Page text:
The real superpower is the friends we made along the way
The fight that precedes this moment has much better CGI than last week’s Frost/Flash fight, and Barry gets to do some pretty rad Flash stuff. Last week’s CGI was definitely the result of budget-cutting for this episode.
I can’t help but think that the writers wrote themselves into a corner. Eva is faster than Flash. Almost every seasonal big bad Barry has fought–Reverse Flash, Zoom, Savitar, the Thinker, and now Eva–have been faster than Barry. Even Kid Flash is technically faster than Barry last we checked. My name is Barry Allen and he is the seventh fastest person alive. When your answer is to literally defeat the enemy with “Love,” it feels like you’re out of answers. I don’t know if that’s how the writers feel, but that’s what it looks like from the outside. It’s a disappointing end to Mirror Monarch, and it feels like Team Flash is letting her off easy after all the gnarly stuff she’s done. She should be in metaprison.
Its okay to recast a character, Greg Berlanti
Another truly disappointing ending belongs to Ralph Dibny. With Sawyer gone, the show has a conundrum of a similar style and smaller scale than what Batwoman is working with this season. What do we do with this character who no longer has its attached actor? And instead of doing anything interesting, they make the most disappointing possible play.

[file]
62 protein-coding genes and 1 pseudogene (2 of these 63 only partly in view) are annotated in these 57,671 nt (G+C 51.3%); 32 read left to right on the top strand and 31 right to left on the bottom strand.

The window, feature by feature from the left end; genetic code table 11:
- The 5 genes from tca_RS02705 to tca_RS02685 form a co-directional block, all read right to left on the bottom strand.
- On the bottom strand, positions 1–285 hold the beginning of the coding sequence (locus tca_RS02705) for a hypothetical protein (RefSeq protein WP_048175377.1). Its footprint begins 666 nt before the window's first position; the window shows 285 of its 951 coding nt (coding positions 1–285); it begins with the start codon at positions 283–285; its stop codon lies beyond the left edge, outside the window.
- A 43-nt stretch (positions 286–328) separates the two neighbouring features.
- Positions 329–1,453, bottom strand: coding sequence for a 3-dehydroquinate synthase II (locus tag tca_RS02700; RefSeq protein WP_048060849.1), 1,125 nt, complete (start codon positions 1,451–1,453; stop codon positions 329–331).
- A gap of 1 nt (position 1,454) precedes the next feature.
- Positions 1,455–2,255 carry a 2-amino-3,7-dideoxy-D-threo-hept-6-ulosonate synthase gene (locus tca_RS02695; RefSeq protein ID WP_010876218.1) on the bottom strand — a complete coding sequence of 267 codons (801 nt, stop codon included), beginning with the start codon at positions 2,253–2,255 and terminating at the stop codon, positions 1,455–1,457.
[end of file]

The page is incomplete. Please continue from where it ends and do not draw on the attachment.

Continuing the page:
Sue and Ralph show up at Star Labs, but Ralph apparently got scorched in an explosion, and it screwed up his elasticity, so we get this big jiggly, foamy boy in a costume that somewhat resembles the Elongated Man. They take him off to fix him and what comes back is a regular-shaped person, but in a facemask that splits the difference evenly between “Olympic fencer” and “Daft Punk cosplayer.” He even has a robot voice. He’s healing inside the suit, allegedly.
Why is the CW allergic to recasting people that they won’t even recast a character who can literally shapeshift? They could even keep the story: his DNA got screwed up in the explosion, and now he’s stuck with a different face and body shape. Do some stunt casting, have someone famous play him for a week to play him off. Instead, the farewell to this character is a dumb joke. Again, this feels lazy, and almost like a jab at Sawyer. “You screwed up, so we ruined your character.”
Maybe the next story will be better
With Eva gone to the Mirrorverse and all of her captured people back, Team Flash can rest. That means, apparently, that this new-old Wells has to go. He disappears in a cloud of green lights to time travel to his wife, explaining that he lives in all times at once, not unlike Dr. Manhattan. We had this big tearful goodbye to a Wells last week, and now this new Wells shows up for one week. What are they doing here?
This all feels like a result of the coronavirus interrupting everything and forcing all of these shifts, but even so, the showrunners had months to come up with more interesting answers than “love is the real superpower” and “take this, Sawyer.” I know the whole point of The Flash is that all the speed in the world can’t solve every problem, but maybe, just once, speed could be the answer. Like, just once.
I love The Flash. I’m really struggling with CW’s The Flash.
The Flash airs on The CW on Tuesday at 7 PM CST.